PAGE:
View Full Version : Delete duplicated objects help needed!
06-16-2008, 09:45 AM
Hi there people,
I got a acad file with the position of loads of trees. now i want to replace the acad objects with tree models.
Looking at the acad file in max i have removed all block.style objects.
But that i saw every object has three objects below it (so if i select one i get three obejcts selected) this means there are some duplicated objects.
i thought i could write a script that goes thrue all the objects. then checks if there are objects with the same position and delete them
i cannot get something to work and i really need this.
I hope some1 has an idea on how to do this.
Many thanks in advance!
06-16-2008, 11:31 AM
Some weeks ago I bought from Autodesk an e-DVD called 'A day in the life of a TD', where Bobo explains some tools and workflows he developed at Frantic. And there's one script that does exactly what you are looking for. If you can afford it, I think it's a good way to go.
Hope it helps!
06-16-2008, 12:17 PM
thanks for that pointer m8, but that would help me much. i only have 3 days for this project left and i kinda need it fast.
search continues.... :)
06-16-2008, 12:48 PM
if you just want to try positions, it would be something along the lines of...
-- get all the objects in an array
objs = objects as array
-- get the number of objects
objsCount = objs.count
-- create an array that will hold all duplicates of given objects
dupeSets = for i = 1 to objsCount collect ( #() )
-- loop over all objects, with 'i' being used for the object to check against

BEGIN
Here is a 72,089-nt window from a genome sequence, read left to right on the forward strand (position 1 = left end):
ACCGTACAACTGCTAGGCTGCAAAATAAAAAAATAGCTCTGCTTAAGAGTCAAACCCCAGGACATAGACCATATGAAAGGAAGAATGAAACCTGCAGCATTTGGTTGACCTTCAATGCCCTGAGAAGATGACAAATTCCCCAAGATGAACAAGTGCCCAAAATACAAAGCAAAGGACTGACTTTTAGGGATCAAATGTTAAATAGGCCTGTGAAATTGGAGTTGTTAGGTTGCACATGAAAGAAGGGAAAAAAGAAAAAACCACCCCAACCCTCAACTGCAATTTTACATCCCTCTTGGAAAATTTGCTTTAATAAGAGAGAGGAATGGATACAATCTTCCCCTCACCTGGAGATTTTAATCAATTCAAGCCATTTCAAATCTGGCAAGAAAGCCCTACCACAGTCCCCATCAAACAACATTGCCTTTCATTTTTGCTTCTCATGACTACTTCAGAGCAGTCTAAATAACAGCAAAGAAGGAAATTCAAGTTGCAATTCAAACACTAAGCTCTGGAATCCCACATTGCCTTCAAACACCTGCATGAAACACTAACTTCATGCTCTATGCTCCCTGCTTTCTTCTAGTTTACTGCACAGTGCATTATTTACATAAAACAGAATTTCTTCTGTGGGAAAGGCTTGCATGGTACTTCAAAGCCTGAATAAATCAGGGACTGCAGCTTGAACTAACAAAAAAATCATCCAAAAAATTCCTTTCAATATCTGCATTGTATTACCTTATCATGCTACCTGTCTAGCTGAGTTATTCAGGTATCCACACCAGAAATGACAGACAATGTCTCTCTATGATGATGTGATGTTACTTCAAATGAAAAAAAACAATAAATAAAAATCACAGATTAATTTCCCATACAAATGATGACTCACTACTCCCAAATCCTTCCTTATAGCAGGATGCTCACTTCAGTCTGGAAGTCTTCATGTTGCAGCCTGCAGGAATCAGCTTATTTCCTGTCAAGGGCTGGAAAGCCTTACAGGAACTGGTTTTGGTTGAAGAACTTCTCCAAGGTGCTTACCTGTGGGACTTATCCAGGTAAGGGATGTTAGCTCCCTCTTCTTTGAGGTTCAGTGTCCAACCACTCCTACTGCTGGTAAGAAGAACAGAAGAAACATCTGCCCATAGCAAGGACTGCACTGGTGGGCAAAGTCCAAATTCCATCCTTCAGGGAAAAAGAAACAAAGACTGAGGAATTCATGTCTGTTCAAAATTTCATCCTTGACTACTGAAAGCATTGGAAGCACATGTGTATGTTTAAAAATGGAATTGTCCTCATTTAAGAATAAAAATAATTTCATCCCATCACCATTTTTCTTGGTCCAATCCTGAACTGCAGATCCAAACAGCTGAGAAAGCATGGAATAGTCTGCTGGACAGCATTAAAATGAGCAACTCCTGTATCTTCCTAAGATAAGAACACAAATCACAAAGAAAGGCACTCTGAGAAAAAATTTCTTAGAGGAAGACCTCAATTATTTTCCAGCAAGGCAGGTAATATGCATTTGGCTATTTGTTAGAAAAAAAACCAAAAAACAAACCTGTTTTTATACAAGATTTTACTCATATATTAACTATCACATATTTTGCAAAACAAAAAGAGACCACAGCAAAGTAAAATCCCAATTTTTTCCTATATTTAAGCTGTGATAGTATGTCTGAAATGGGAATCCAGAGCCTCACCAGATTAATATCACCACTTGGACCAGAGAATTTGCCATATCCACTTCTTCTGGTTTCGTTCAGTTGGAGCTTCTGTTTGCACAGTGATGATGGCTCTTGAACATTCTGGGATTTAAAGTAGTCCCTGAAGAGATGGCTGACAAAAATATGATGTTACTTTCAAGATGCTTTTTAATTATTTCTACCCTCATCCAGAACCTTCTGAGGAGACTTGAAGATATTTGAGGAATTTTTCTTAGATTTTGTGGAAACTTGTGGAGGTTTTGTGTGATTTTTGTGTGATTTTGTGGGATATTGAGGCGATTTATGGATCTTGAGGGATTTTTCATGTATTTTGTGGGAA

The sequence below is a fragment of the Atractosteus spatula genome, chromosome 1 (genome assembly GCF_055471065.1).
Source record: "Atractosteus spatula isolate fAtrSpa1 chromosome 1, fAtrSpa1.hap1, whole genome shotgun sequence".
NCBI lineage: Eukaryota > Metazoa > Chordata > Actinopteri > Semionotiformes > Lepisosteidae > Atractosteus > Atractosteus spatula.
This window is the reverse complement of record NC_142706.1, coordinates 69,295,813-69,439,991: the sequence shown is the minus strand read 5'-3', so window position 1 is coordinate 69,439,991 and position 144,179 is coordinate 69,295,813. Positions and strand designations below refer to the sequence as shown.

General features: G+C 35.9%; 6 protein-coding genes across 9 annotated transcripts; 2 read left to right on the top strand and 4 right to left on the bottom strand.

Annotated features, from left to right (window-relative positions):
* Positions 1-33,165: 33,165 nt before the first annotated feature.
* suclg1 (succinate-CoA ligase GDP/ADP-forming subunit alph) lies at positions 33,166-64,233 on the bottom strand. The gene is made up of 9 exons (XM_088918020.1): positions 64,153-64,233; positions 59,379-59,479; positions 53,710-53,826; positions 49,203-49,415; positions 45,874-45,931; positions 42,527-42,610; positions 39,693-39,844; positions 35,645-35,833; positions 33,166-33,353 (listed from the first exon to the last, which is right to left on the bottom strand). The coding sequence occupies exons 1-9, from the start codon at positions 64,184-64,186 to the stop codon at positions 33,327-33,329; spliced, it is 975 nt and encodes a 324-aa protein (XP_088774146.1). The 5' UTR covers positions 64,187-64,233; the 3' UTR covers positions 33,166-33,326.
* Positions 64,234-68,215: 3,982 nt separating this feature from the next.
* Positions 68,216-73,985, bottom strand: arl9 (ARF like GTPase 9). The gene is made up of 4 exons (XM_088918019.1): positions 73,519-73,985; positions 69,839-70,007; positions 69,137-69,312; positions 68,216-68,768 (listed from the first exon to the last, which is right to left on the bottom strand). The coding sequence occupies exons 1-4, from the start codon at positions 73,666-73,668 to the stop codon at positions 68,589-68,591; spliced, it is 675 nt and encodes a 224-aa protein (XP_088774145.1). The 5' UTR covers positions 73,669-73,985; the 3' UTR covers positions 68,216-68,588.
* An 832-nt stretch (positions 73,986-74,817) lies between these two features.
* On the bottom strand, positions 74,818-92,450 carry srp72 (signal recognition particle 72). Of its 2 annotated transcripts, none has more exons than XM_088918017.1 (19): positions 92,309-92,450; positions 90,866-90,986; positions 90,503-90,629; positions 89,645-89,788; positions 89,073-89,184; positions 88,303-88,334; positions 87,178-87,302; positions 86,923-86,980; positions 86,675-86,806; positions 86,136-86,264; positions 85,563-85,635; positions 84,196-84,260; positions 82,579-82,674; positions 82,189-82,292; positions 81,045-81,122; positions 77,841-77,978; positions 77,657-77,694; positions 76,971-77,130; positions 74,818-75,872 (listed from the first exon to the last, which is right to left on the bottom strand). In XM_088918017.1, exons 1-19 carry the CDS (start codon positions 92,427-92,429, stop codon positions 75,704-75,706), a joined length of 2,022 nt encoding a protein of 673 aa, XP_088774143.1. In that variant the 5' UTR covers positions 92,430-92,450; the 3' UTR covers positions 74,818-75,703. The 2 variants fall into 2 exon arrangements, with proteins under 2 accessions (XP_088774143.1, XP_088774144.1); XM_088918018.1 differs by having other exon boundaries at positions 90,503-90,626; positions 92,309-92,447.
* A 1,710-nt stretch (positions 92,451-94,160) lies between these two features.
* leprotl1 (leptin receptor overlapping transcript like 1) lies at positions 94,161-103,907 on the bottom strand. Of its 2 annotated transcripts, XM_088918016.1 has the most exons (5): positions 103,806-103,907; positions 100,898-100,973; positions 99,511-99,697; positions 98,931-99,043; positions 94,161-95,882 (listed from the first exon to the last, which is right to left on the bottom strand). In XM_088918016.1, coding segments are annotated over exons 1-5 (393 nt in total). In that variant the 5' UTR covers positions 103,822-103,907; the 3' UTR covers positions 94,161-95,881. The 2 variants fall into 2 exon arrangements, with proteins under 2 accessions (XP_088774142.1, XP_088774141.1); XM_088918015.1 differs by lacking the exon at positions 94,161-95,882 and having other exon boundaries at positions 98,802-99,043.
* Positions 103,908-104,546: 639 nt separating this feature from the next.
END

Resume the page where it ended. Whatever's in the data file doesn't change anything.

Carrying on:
for i = 1 to objsCount do (
-- and 'j' being used for the object currently being checked
for j = (i+1) to objsCount do (
-- check how close they are. If they are within 0.001 units
if (distance objs[i] objs[j] < 0.001) then (
-- then append the 'j' object to the duplicates set of the 'i' object
append dupeSets[i] objs[j]
Once run, you'll have an array of arrays, the inner array being the duplicate sets. You can then parse that however you want. For example, to print them out to an understandable list:
for i = 1 to objsCount where (dupeSets[i].count > 0) do (
dupeNames = for o in dupeSets[i] collect ( o.name )
format "% -> %\n" objs[i].name dupeNames
GeoSphere01 -> #("GeoSphere03", "GeoSphere05")
GeoSphere02 -> #("GeoSphere04")
GeoSphere03 -> #("GeoSphere05")
Meaning that GeoSphere01 has two dupes: GeoSphere03 and GeoSphere05. GeoSphere02 has one dupe: GeoSphere04. GeoSphere03 has one dupe, GeoSphere05.
You might wonder why GeoSphere05 isn't culled from the GeoSphere03 list, seeing as that was already listed in GeoSphere01's dupes. The reason is simple.. Imagine GeoSphere01 being in the center, GeoSphere03 to its left and GeoSphere05 to its right. In that situation, GeoSphere03 and GeoSphere05 may be close enough to GeoSphere01 to be considered dupes, but not close enough to eachother to be considered dupes. So the above tells you that GeoSphere03 and GeoSphere05 are likely to be dupes of eachother as well.
Using similar code, you can select all considered-dupe objects:
for dupeSet in dupeSets do ( selectMore dupeSet )
I should warn you, though, that this only checks for objects' positions (by pivot point). You may also want to check if the objects have, say,the same number of vertices / faces, so that you don't end up deleting objects that are in the same position, but completely different geometry. E.g. if you have a house at [0,0,0] and in the center of that house is a table that is also positioned at [0,0,0], then given just a positional check, they would be considered duplicate.
06-16-2008, 12:48 PM
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